Adm. Denise, Capt Barry and deck hands Bailey and Bella

Sunday, October 12, 2014


I am compelled to add more information about our anchoring in Wilson Lake and later Bay Springs.   One must remember, the Tennessee River is a series of impoundments, read lakes, maintained by the Corp of Engineers.  This permits unlimited anchorage opportunities and a wide range of beauty. 

I discussed our boat problems while on Wilson Lake, I failed to provide information about an excellent anchorage. We anchored in Six Mile Creek on the East side of the lake.  This creek continues for a few miles, however, the water does get shallow and would not permit us to venture further.  The anchorage is well protected from wind except from the West.  We needed this wind due to lack of A/C and welcomed the breeze. 
The above photo gives the location near Florence, AL.  Just 5 miles further up river is Wheeler Lake which has an excellent lodge and marina.

The above map depicts our cruise.  Click on the balloon for further information.  Of course we reversed our path in our return to our home port. 

On to Bay Springs anchorage.  This portion of the cruise requires returning down river to Pickwick Lake and Yellow Creek and the upper portion of the Tom Bigbee Waterway.  We cruised the "ditch" for 27 miles to the Bay Springs area.  The ditch is narrow and does require constant observation for approaching tow boats and their barges.  But, upon reaching the lower portion of the ditch you are greeted with a deep and beautiful lake, Bay Springs. 

The above map gives some indication of Bay Springs location in relation to Florence. AL.  This location is in Mississippi and new water for us.  At this anchorage we did experience another boat problem.  In retrieving the anchor the windlass stopped and would not operate in up or down mode.  Uh Oh!  We were drifting toward the shore at this point and had to start the engine and retrieve the anchor by hand.  Yep the old fashion way.  All of our little problems did not stop our cruise or limit in any way our adventure. They will just have to be dealt with upon our return to our home port. 

We did encounter a well know ship upon our return cruise.  The LST 325 from Evansville, IN had cruised ahead of us at the beginning of the cruise.  Upon our last day of the cruise we heard a radio call for the LST 325.  Well, that means it must be within a few miles of our boat.  Looking to our rear I see on the horizon a big, gray blob and sure enough it is LST 325.  She was monitoring the channel 13 for commercial traffic.  She gained on us and I called the Captain to ask how he would like to pass.  I did manage to get a short video.

Well the above video is short but she is a real WWII ship and the only LST ship remaining operational.  You never know what you will see along the river.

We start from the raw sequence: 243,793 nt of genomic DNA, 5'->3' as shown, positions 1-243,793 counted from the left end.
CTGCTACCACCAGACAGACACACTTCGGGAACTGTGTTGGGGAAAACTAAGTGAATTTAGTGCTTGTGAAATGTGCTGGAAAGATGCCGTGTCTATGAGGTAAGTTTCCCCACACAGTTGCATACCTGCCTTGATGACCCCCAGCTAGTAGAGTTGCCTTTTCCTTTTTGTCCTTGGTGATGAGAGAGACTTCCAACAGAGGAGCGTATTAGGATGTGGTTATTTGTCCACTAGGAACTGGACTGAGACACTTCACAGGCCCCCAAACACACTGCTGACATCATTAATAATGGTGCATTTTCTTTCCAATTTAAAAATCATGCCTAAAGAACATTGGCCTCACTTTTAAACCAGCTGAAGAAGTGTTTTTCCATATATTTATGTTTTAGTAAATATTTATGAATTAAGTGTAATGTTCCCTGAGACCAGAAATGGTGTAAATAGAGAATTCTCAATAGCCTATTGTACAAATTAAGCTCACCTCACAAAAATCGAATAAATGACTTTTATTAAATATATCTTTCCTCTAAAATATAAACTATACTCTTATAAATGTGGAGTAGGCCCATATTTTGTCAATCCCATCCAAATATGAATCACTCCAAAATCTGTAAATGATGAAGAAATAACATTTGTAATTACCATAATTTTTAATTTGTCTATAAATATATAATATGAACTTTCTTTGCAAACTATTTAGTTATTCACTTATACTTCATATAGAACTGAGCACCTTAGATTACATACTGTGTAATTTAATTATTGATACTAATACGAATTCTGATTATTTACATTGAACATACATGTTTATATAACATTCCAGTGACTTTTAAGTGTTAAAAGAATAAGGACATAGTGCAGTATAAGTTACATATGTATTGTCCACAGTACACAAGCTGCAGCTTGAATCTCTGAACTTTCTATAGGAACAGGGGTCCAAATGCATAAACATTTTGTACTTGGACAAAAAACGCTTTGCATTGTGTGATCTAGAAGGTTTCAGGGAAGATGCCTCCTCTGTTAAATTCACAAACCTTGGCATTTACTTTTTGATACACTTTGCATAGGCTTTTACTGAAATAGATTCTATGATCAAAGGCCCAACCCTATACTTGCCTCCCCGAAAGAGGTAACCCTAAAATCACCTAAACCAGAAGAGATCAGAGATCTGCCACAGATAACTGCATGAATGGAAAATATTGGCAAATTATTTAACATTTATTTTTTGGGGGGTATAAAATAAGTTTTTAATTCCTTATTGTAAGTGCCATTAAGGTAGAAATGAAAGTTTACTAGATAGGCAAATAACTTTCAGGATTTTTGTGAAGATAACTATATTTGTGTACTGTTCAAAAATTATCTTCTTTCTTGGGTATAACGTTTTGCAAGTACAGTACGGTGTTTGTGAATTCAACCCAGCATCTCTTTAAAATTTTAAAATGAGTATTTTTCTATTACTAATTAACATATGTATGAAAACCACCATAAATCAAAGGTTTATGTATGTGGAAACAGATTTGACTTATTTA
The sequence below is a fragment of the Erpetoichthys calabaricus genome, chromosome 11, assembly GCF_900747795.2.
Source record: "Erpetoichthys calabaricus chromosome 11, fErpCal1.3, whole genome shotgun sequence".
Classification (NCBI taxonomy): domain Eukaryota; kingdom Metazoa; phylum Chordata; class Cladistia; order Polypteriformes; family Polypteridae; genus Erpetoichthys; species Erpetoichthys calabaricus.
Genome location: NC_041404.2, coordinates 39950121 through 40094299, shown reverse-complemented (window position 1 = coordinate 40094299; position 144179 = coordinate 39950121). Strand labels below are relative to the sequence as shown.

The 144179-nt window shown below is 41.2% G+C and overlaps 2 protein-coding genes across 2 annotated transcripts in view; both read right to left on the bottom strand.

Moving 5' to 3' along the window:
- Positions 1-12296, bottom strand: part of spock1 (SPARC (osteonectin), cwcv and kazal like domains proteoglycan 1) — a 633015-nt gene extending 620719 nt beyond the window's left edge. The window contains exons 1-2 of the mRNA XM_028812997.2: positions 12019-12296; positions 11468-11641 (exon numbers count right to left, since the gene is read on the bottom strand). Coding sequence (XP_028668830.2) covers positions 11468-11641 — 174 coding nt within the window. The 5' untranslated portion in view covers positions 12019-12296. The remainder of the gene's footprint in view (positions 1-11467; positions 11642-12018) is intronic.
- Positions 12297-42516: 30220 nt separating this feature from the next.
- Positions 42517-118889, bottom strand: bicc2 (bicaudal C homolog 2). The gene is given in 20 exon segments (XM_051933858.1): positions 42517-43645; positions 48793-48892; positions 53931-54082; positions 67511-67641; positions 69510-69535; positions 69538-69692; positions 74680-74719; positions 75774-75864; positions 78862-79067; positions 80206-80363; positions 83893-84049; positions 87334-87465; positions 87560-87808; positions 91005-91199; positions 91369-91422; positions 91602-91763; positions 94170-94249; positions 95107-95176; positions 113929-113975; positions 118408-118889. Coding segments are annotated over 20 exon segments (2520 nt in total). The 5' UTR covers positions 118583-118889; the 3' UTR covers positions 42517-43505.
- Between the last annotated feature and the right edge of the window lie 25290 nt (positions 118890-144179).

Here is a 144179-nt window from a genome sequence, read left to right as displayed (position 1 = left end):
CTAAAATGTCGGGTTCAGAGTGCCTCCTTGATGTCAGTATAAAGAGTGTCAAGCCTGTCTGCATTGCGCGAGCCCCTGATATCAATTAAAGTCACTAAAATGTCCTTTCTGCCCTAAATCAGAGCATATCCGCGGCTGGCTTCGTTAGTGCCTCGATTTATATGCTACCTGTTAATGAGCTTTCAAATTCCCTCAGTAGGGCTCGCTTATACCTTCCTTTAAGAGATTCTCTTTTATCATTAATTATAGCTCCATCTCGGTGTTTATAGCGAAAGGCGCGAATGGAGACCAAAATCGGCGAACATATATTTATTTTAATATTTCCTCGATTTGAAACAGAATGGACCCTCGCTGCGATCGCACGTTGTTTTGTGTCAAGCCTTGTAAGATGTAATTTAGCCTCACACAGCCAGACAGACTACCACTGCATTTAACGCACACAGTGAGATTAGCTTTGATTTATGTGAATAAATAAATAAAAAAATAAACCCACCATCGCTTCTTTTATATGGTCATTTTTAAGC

Well that is the jest of our 2014 Tennessee River Cruise. While we met many new friends along the way, we enjoyed quiet nights on anchor.  We hope that this time 2015 we will be cruising south to Florida and many new adventures.  Stay Tooned.

Happy Sailing,
Adm. Denise, Capt Barry and deck hands Bailey and Bella

Saturday, October 11, 2014


Our journey continues with a return to Clifton to permit the Admiral to board.  Being a kind and patient Admiral, she agreed to drive 4 hours to Clifton, TN to join the expedition, “Up the Tennessee”.  Tommy jumped ship at this point having enjoyed a return to Clifton and all the new friends he acquired along the way.  I do think it was the gin and tonics. 

Another good view of our mighty boat. 

This being the weekend of the Clifton Music Festival, the docks are full and the bar is open.  We were enjoying the marina so much we never did venture into town and the festival.  The temps were very high for September, the a/c was working and the beer was cold.  Now, why leave.  We also have the entertainment of the Service Monkey.  Right a service monkey.  It seems the driver of the shuttle service to the festival camps at the point above the marina during the weekend. He has a well-trained, service monkey.  The service seems to be his entertainment and side kick during the shuttle rides.  Also, the monkey does were a diaper.  Well, the Admiral was skeptical of this story prior to her meeting the monkey.  She should learn to believe the Captain.   Now I ask you, where in the world could you travel by almost any means and meet a “Service Monkey”.  Only in Clifton, TN.  Alas, I could not get a photo of the monkey, it is frightened by flash.